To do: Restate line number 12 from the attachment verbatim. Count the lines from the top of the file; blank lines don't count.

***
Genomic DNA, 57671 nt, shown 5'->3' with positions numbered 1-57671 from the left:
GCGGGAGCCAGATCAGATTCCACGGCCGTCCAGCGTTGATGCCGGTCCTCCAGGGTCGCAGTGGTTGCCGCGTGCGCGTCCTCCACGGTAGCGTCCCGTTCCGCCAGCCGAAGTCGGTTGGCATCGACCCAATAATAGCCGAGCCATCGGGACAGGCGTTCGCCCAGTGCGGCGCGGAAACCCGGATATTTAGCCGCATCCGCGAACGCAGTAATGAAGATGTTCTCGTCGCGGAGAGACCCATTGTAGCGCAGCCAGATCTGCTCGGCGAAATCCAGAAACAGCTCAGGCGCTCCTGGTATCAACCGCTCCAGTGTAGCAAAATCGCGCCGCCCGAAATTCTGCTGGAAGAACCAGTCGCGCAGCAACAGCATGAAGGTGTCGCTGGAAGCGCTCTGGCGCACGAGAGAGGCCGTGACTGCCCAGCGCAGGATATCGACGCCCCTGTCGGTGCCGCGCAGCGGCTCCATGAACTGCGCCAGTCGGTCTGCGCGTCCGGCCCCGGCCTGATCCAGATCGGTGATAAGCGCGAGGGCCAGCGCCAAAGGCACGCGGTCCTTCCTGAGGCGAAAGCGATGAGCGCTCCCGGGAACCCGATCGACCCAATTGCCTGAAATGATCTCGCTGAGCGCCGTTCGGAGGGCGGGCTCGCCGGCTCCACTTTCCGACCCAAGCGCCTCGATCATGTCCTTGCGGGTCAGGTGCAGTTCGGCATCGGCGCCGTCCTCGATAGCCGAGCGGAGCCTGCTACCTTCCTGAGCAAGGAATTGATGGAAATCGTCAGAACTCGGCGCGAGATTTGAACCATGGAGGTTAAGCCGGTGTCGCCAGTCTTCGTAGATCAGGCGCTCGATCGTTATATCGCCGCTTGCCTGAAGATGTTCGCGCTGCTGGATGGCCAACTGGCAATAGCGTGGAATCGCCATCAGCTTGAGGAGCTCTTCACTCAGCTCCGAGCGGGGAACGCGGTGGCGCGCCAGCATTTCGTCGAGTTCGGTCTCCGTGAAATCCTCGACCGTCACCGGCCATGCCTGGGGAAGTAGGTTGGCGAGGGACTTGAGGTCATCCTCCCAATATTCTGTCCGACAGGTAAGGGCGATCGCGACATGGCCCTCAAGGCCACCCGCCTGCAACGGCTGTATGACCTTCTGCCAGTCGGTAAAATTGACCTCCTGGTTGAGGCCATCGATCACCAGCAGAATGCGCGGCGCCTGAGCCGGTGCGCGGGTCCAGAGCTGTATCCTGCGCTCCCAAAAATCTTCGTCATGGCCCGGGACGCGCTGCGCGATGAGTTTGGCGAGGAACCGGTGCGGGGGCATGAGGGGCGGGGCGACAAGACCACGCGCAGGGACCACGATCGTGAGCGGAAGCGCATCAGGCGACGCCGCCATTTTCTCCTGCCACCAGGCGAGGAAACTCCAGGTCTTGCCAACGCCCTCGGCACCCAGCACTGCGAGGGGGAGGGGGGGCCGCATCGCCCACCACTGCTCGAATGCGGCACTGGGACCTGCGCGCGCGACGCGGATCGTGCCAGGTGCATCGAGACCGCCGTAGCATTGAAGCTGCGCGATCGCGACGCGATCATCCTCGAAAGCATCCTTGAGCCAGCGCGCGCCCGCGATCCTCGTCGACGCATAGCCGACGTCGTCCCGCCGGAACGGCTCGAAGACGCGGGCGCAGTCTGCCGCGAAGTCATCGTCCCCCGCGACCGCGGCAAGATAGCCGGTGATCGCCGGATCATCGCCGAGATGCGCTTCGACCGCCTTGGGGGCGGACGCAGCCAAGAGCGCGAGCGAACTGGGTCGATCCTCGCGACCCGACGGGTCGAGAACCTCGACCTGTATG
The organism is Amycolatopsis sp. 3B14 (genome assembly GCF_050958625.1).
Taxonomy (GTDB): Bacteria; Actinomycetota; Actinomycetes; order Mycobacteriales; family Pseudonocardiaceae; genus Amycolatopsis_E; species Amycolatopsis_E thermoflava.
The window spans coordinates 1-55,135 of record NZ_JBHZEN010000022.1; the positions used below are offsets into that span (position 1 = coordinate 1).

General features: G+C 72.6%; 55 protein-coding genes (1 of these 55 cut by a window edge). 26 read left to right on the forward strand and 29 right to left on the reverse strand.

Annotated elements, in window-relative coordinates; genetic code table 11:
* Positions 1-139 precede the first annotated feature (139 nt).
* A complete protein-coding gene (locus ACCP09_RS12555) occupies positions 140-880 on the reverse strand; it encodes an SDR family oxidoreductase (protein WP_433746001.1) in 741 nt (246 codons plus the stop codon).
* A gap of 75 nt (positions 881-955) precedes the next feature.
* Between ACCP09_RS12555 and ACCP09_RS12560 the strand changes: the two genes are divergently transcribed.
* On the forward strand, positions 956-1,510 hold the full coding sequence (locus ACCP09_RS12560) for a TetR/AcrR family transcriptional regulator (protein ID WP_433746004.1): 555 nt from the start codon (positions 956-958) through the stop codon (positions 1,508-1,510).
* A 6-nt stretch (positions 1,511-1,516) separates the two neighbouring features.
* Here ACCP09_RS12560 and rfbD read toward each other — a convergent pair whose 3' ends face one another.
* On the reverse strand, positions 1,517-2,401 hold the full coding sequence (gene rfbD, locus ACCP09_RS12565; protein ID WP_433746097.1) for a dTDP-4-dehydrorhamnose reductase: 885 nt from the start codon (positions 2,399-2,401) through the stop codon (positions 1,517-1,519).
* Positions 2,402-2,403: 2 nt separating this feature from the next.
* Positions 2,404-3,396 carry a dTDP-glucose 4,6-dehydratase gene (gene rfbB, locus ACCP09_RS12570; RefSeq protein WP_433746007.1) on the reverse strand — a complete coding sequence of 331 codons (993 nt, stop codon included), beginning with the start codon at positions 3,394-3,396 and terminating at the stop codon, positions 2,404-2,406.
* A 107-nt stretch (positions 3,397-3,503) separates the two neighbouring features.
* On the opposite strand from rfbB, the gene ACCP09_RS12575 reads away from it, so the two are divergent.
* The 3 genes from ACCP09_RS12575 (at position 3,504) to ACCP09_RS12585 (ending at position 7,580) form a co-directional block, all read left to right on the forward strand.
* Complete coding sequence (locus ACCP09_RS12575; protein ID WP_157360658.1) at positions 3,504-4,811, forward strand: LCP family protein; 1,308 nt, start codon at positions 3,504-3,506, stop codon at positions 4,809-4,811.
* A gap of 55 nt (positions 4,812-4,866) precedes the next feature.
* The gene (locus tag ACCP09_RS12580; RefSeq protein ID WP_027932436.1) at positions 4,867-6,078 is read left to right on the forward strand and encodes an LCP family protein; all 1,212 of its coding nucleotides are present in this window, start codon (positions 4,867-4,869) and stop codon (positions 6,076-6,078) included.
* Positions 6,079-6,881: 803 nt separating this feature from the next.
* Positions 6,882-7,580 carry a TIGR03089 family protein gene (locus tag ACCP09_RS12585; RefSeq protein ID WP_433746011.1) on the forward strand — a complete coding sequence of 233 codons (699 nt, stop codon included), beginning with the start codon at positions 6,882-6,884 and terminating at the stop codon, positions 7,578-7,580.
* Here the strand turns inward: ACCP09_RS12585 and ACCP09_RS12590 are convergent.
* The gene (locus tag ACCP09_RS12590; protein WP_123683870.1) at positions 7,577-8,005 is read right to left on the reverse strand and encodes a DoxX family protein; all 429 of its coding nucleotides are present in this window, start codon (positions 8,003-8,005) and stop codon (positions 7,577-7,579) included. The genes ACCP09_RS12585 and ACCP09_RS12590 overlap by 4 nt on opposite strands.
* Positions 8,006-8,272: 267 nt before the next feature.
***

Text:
* On the forward strand, positions 956-1,510 hold the full coding sequence (locus ACCP09_RS12560) for a TetR/AcrR family transcriptional regulator (protein ID WP_433746004.1): 555 nt from the start codon (positions 956-958) through the stop codon (positions 1,508-1,510).